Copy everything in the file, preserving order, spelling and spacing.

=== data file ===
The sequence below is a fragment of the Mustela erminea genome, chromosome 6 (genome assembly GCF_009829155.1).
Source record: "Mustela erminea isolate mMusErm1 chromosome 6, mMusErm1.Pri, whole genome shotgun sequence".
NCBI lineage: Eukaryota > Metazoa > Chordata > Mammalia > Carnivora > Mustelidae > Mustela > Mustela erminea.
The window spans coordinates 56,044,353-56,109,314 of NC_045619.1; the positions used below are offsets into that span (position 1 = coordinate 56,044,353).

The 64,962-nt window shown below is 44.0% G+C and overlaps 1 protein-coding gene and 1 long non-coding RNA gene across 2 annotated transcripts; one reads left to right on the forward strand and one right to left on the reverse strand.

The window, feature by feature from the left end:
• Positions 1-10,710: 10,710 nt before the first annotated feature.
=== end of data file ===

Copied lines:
The sequence below is a fragment of the Mustela erminea genome, chromosome 6 (genome assembly GCF_009829155.1).
Source record: "Mustela erminea isolate mMusErm1 chromosome 6, mMusErm1.Pri, whole genome shotgun sequence".
NCBI lineage: Eukaryota > Metazoa > Chordata > Mammalia > Carnivora > Mustelidae > Mustela > Mustela erminea.
The window spans coordinates 56,044,353-56,109,314 of NC_045619.1; the positions used below are offsets into that span (position 1 = coordinate 56,044,353).

The 64,962-nt window shown below is 44.0% G+C and overlaps 1 protein-coding gene and 1 long non-coding RNA gene across 2 annotated transcripts; one reads left to right on the forward strand and one right to left on the reverse strand.

The window, feature by feature from the left end:
• Positions 1-10,710: 10,710 nt before the first annotated feature.